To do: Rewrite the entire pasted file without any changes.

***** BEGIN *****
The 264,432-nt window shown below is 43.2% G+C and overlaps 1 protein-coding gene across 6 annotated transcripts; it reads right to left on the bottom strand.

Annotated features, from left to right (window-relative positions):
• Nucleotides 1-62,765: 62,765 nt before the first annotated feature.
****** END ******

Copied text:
The 264,432-nt window shown below is 43.2% G+C and overlaps 1 protein-coding gene across 6 annotated transcripts; it reads right to left on the bottom strand.

Annotated features, from left to right (window-relative positions):
• Nucleotides 1-62,765: 62,765 nt before the first annotated feature.